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Chalgravesteve

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About Chalgravesteve

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  1. NIssan Navara D40 Mk 1 Snugtop

    I've just taken the Snugtop off my Navara D40 (2005 Mk1) and its in decent nick. Currently on Ebay if you fancy it. No reserve, so its definitely going to sell. nissan navara d40 Mark 1 snug top | eBay
  2. nissan navara double cab

    I've not had it mapped or anything. That's what the mpg computer says and I don't think its wrong. It tells me I can do about 500 miles on a full tank and unless I go berserk its about right. I've got a pathfinder as well and that's doing about 27mpg. The navara is the oldest and maybe its a euro 5 engine not a euro 6 like the pathfinder is? It seems to me that the emissions criteria makes the engines less efficient at burning fuel, ie it uses more fuel but gets less mpg as well! Bloody mad.
  3. nissan navara double cab

    Agree it is 1m3 less the wheel arches. I get up to 6 barrow bags in mine, and Ive got a truckman top on it as well! Bags are 48x48x97 and we get 3 or 4 on their sides and two upright on the open tailgate! So that equates to about 1.4m bagged up. If I was to take the truckman top off, which I might do, then I'd easily get all 6 standing upright in there. Cracking vehicle. I've got one of the first ones sold, on a 05 plate with 142,000 on it now, all done by me. Had a heavy duty clutch put on under warranty and that's about it. I'll drive it til it dies then get another one. Currently getting 37 mpg!
  4. BSL Fees. How does it affect you?

    Income received from RHI subsidy is "outside the scope" of VAT and therefore the VAT element is zero. So, if you receive say £1,000 from RHI subsidy, it is receipts of £1,000 with No VAT. If she has been accounting for it as a gross income of £1,000 and declaring that it is effectively £833.34 + 20% VAT (£166.66) then you have been overpaying your VAT and you can reclaim that.
  5. BSL Fees. How does it affect you?

    I'm happy to supply my kiln dried logs as a BSL accredited product. I expected there to be a greater demand for it, but, at least where I am, there appears to be negligible requirement. I'm not fussed about the fees they represent a very small %age of overhead costs as effectively I'm paying £120 per annum to advertise my products on the BSL.
  6. BSL Volume Calculation

    That's how I calculate mine! I take the monthly increase in the RHI reading, say 24,000 kw, and use a benchmark of 4500kw per tonne of seasoned wood, which as I recall, I got from the forestry commission or similar info? So that equates to 5.34 tonnes of wood consumed.
  7. BSL Fees. How does it affect you?

    The original advice I was given to complete the quarterly returns, was that I simply told them what tonnage/m3 we consumed ourselves to power our RHI boiler and what tonnage/m3 of kiln dried we sold in the same period. As I didn't have to pay any fees etc, it was just a matter of calculating the figures and entering them in the form, it made no odds to me if it was BSL or non BSL, and they said the total we produced. Once it became a charge per tonnage/m3 I had a more vested interest in whether it was BSL/non BSL.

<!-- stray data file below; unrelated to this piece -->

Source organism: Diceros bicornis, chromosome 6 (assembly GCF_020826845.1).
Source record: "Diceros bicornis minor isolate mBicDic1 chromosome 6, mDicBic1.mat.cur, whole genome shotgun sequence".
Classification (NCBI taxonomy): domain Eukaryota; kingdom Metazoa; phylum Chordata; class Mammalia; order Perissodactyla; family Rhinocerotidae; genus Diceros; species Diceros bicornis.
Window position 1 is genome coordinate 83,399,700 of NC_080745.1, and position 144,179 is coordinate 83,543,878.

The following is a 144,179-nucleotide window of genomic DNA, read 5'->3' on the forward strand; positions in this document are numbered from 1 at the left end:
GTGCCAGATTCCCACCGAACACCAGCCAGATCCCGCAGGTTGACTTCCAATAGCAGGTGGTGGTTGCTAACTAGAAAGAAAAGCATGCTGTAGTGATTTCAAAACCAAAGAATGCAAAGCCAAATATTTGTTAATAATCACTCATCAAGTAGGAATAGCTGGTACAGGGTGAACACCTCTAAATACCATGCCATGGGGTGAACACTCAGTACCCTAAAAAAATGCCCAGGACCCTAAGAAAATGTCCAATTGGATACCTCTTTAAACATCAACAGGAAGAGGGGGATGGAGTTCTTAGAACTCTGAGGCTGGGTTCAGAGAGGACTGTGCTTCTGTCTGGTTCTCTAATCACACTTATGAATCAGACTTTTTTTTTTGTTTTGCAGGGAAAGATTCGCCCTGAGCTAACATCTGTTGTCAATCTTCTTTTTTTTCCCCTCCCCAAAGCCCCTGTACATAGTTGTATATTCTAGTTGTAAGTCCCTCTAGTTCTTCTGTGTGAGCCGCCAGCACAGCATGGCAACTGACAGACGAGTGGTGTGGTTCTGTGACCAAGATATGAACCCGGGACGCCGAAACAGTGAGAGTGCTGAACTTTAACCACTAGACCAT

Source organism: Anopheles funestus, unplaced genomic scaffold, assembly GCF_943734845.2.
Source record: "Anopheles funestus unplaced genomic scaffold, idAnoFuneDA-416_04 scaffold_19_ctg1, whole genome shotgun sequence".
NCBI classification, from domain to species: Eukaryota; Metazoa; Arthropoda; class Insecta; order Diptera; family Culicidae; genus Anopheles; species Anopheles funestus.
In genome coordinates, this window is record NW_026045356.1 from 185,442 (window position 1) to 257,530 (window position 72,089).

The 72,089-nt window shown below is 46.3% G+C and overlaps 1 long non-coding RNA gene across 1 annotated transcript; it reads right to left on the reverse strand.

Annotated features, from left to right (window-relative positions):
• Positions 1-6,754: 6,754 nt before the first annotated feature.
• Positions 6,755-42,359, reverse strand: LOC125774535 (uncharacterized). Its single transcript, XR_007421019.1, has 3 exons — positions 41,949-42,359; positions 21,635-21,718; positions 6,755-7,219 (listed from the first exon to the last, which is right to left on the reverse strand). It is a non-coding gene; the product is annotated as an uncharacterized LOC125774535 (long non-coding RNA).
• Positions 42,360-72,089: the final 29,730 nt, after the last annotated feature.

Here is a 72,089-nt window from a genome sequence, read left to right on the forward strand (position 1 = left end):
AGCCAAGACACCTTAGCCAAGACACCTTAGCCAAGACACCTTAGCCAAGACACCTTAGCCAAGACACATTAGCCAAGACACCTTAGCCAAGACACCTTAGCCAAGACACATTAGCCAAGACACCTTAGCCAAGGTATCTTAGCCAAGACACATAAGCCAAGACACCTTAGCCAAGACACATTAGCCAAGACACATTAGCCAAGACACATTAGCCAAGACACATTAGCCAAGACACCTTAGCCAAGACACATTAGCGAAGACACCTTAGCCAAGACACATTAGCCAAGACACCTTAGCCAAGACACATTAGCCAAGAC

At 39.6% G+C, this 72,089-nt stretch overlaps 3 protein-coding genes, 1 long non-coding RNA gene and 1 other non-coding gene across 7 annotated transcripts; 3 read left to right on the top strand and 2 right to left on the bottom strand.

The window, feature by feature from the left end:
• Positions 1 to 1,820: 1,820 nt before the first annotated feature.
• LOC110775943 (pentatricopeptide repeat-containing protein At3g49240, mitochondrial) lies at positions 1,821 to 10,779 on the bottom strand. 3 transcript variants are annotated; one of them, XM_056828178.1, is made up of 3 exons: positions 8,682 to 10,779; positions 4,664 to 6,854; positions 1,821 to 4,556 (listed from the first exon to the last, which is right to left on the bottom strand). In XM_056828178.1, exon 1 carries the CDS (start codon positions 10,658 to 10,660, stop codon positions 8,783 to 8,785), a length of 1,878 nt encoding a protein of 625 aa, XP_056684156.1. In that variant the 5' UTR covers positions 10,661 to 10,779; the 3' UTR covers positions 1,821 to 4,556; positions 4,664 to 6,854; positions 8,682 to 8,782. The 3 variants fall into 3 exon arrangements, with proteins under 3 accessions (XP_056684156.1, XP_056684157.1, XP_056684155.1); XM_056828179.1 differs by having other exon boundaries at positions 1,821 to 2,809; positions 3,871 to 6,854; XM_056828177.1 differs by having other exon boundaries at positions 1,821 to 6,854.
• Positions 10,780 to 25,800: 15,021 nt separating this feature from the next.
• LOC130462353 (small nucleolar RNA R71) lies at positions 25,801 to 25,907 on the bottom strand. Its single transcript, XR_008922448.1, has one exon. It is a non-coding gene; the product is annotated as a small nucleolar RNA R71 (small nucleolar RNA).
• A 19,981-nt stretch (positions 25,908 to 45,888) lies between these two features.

8. BSL Fees. How does it affect you?

    Answered in about 6 minutes......
  9. BSL Fees. How does it affect you?

    I rang the BSL Helpline today as I have been intending to query something with them for a while, since they started the suggestion of charges. Firstly, I'm a producer/trader as I use my own seasoned logs in my own RHI biomass boiler. I only sell kiln dried, I don't sell seasoned at all. I'm a Small/Micro company, which means my annual fees will be £120 per annum. We haven't got to the tonnage sold start date yet, but in the last Sept/Oct/Nov period, I've sold just over 120m3 of kiln dried logs. I'm based in Bedfordshire and almost all of my customers have woodburning stoves. Now, it was bugging me that in the three years that I have been selling kiln dried, and I was accredited and on the BSL right from the start, I have only ever been asked for the BSL numbers to be on the invoice, because the purchaser was claiming Domestic RHI, ONCE. That customer bought a few loads from us, but he wanted greater bulk and cheaper price, so I haven't had an order from him this year. So, essentially, 99.9% of my customers have no interest in the BSL number, they just want kiln dried firewood for their woodburning stove. They don't claim DRHI. So I asked the BSL helpdesk, how I should be calculating the tonnage/m3 supplied, in terms of is it every scrap of firewood I sell, or do I only calculate to tonnage/m3 sold to people requiring the BSL number. Amazingly, I got the answer I wanted! If I sell my kiln dried firewood to customers who need a BSL accredited number, I have to declare that. If I sell my kiln dried firewood to the general public for use in their non RHI woodburners/open fires, I don't need to declare that and I don't pay any tonnage/m3 fees on that element. So, I'll have to pay the £120 a year registration fee so I can use my own seasoned in my own RHI boiler, but I'm unlikely to have any further charges for tonnage/m3.
  10. Just an idea......